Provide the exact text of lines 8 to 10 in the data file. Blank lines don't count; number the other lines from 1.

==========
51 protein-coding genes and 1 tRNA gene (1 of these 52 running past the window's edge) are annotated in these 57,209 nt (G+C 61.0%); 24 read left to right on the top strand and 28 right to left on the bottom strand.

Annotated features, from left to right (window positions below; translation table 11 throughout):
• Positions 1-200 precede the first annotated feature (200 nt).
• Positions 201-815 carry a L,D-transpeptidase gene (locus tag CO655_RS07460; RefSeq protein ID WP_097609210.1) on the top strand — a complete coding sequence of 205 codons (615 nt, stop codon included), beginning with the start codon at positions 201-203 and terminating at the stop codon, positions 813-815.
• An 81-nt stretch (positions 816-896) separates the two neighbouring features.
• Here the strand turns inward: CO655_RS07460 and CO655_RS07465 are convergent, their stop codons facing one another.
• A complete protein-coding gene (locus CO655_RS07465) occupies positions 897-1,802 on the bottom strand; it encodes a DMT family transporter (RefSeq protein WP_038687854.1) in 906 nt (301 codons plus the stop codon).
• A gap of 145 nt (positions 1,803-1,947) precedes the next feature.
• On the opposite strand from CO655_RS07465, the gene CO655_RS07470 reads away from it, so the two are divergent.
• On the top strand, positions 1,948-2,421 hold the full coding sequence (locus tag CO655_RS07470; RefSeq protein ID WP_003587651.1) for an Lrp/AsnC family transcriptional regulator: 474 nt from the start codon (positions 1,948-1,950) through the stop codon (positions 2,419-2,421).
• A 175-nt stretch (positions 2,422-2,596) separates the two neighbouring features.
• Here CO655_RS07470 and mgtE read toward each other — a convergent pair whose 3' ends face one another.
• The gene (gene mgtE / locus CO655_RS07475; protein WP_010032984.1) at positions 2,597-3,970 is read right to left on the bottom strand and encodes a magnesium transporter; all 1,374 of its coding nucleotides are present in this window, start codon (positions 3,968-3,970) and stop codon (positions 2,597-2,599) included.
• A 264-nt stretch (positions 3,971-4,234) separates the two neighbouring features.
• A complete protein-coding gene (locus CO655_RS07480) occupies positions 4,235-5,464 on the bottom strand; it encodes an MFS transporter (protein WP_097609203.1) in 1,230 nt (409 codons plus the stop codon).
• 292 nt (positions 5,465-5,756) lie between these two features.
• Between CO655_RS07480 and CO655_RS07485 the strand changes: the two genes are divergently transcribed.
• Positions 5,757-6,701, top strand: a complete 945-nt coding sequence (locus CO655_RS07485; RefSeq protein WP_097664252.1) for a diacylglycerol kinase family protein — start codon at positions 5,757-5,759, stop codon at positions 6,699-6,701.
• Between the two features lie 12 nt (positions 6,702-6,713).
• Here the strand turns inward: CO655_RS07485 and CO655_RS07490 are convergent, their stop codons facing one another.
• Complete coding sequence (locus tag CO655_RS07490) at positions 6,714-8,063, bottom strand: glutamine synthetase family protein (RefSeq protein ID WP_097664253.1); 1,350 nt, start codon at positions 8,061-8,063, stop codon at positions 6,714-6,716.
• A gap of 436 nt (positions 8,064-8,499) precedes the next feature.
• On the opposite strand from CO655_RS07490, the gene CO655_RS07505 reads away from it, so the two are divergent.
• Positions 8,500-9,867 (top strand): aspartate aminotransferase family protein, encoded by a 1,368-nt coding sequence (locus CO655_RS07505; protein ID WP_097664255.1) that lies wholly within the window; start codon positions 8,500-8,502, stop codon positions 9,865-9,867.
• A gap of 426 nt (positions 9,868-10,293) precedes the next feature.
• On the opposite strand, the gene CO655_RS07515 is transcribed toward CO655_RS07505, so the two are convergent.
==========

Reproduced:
• A gap of 145 nt (positions 1,803-1,947) precedes the next feature.
• On the opposite strand from CO655_RS07465, the gene CO655_RS07470 reads away from it, so the two are divergent.
• On the top strand, positions 1,948-2,421 hold the full coding sequence (locus tag CO655_RS07470; RefSeq protein ID WP_003587651.1) for an Lrp/AsnC family transcriptional regulator: 474 nt from the start codon (positions 1,948-1,950) through the stop codon (positions 2,419-2,421).